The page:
Tag: jellyfish

Dolphins "Play Ball" With Jellyfish (As in, Jellyfish Is the Ball)

By Brett Israel | October 19, 2009 3:22 pm

Humans aren’t the only ones who enjoy a game of soccer (or football, depending on where you’re from). A new video has surfaced showing dolphins “kicking” around a ball—only the ball, in this case, is a jellyfish.

From the Daily Mail:

A team of marine biologists were astonished to see a dolphin swim under a jellyfish and with a quick flick of its tail shoot it out of the water. The bottlenose dolphins were caught on video performing the strange activity off the Welsh coastline. One dolphin was able to flip the jellyfish six feet up in the air.

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Video: YouTube / countrysidecouncil

MORE ABOUT: dolphins, jellyfish, soccer

Weird Science Roundup: Invasion of the Jellyfish!

By Allison Bond | July 3, 2009 10:00 am

Yee-haw! It’s the blog roundup.• Between global warming and trans fats, there are plenty of things to worry about. But we bet you forgot about this one: A massive jellyfish invasion that some Japanese researchers fear could occur this year.

• If you think you’re important, think again—unless you have a fish or insect christened in your honor. Check out this list of species named after famous people.

• Always having to see with your eyes can get tiring. Luckily, you can use sound to “see” by using echolocation, the same technique used by dolphins and bats to guide themselves and find prey. Experts in Spain say it takes just a few weeks of training to master the method.

• Add one more thing to the list beer can do: Send you into space on Sir Richard Branson’s spacecraft. Guinness is offering one lucky winner the chance to hurtle 68 miles above the Earth at three times the speed of sound. The contest is accessed via the company’s Web site and is open to people in 28 countries.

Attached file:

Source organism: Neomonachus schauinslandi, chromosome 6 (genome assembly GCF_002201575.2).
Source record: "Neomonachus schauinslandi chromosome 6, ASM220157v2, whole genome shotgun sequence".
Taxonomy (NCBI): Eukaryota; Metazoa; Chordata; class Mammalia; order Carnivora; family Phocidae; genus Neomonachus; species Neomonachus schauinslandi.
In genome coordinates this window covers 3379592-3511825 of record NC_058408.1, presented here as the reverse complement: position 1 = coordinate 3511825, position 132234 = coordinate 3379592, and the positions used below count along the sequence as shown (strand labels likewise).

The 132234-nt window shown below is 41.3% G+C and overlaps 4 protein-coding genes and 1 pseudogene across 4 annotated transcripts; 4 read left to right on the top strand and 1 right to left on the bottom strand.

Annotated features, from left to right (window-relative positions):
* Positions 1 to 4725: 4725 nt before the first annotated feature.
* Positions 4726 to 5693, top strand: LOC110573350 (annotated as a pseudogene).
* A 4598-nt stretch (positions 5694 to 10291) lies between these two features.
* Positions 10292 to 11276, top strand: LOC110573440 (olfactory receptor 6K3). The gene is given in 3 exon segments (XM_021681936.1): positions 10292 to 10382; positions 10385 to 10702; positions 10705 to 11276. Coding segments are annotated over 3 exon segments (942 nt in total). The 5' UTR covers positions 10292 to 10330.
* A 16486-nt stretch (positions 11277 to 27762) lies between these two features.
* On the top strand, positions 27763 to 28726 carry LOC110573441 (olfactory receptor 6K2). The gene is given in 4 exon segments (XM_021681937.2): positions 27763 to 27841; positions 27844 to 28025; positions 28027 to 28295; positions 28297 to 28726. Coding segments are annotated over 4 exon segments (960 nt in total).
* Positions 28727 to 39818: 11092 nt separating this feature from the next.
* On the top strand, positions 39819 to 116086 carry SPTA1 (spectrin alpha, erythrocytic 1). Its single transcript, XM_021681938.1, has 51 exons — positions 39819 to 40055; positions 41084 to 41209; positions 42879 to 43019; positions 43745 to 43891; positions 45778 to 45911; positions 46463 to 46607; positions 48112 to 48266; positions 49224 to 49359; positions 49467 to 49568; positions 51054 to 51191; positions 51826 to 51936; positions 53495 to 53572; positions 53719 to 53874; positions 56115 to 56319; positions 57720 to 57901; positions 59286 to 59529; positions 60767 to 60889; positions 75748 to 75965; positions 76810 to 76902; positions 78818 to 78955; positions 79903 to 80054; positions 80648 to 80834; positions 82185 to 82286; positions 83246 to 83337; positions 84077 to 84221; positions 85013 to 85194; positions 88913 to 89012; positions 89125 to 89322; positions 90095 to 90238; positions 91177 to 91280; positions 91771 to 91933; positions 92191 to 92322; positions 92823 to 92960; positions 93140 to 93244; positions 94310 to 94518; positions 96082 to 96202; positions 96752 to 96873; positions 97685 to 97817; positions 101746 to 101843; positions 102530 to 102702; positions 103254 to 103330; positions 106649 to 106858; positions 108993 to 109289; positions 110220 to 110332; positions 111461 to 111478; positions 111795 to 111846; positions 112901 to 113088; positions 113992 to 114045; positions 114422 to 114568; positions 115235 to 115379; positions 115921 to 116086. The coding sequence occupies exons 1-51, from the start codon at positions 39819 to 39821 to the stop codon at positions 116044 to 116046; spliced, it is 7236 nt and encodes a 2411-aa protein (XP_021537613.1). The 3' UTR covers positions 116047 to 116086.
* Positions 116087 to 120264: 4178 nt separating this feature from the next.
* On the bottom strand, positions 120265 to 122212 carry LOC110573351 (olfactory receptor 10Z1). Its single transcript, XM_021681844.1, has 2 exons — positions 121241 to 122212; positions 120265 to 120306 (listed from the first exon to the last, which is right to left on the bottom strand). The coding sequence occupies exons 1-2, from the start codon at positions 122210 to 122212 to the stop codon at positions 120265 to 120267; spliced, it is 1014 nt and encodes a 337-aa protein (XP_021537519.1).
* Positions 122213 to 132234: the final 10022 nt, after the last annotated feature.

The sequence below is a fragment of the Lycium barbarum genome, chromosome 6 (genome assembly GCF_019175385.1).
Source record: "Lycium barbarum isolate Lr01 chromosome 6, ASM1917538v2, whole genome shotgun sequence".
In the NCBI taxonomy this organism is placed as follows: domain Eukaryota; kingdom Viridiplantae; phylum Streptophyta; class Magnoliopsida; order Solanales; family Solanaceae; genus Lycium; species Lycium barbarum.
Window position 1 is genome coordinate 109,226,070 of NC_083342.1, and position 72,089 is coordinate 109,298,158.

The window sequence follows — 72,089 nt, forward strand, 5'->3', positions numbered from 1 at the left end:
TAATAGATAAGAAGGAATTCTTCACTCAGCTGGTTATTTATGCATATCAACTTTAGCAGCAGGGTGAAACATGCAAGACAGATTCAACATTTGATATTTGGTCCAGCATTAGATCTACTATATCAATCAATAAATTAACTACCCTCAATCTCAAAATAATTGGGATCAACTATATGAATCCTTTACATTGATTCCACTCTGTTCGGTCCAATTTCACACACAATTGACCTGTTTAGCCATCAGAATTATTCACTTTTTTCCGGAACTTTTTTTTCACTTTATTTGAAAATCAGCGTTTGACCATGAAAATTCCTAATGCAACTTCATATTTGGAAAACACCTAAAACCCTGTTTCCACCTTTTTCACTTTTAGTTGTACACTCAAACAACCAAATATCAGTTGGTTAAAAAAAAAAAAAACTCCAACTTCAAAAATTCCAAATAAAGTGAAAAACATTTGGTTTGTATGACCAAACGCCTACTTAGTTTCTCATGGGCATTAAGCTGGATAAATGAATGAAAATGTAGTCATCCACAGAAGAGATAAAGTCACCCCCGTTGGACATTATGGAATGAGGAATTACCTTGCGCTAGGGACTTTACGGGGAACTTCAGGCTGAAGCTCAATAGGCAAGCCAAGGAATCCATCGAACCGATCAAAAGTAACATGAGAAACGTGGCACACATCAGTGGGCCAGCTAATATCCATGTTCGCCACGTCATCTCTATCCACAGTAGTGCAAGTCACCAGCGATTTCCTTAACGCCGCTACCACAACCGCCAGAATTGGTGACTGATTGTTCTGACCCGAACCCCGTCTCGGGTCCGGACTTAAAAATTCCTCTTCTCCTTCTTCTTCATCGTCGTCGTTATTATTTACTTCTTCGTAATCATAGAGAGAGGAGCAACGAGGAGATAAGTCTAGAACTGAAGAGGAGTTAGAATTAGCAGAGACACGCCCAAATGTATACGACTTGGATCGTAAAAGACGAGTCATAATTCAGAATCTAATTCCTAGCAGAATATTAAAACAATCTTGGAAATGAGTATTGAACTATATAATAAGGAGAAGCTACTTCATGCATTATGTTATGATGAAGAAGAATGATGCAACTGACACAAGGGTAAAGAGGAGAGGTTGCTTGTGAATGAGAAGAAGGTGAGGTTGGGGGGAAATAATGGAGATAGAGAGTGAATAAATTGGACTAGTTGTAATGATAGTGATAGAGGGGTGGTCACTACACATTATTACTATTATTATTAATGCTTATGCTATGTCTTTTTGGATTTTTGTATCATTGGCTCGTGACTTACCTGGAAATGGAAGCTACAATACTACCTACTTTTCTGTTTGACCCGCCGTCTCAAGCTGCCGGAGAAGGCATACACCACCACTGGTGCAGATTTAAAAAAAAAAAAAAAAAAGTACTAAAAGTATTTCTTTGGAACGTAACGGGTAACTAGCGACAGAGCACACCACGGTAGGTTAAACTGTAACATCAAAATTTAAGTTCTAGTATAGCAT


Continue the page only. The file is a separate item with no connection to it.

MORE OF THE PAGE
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CATEGORIZED UNDER: Blog Roundup
MORE ABOUT: beer, insects, jellyfish

The Curious Case of the Immortal Jellyfish

By Nina Bai | January 29, 2009 2:45 pm

hydrozoaIt’s official: the only thing certain in this world is taxes. That’s because death, for a tiny sea creature, is not inevitable. Turritopsis nutricul, a jellyfish-like hydrazoan, is the only animal known to be potentially immortal.

Once it reaches sexual maturity, Turritopsis looks like a tiny, transparent, many-tentacled parachute (only about 5mm in diameter) that floats freely in warm ocean waters. But when times get tough, Turritopsis can turn into a blob, anchor itself to a surface, and undergo a sort of reverse methamorphosis back to its youthful form as a stalk-like polyp. That’s like a butterfly turning back into a caterpillar. Scientists, who first described this phenomenon [pdf] in the 1990s, believe Turritopsis can repeat its life cycle indefinitely.

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MORE ABOUT: immortality, jellyfish

DISCOVER’s Top Ten Science Halloween Costumes, Part II

By Nina Bai | October 29, 2008 2:25 pm

Yesterday, we revealed the first half of our official Top Ten Science-Related Halloween Costumes. Now we bring you the Top Five.

robot5) RecycleBot: Today’s high-tech robots can walk, talk, and put away groceries. This one’s no Wall-E, but there’s a certain old fashioned charm to a giant robot made from recycled laundry detergent bottles. With a bit of tweaking, this could also work for either Ironman or Tin Man.

Image: Instructables / chaintool

biohazard4) Biohazard Suit: The sky is falling, and we don’t mean the stock market. Protect yourself from harmful radiation and slobbering-drunk partygoers with this outfit, complete with Geiger counter, gas mask, and Level B chem suit.

Image: Instructables / mada

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MORE ABOUT: jellyfish, robots
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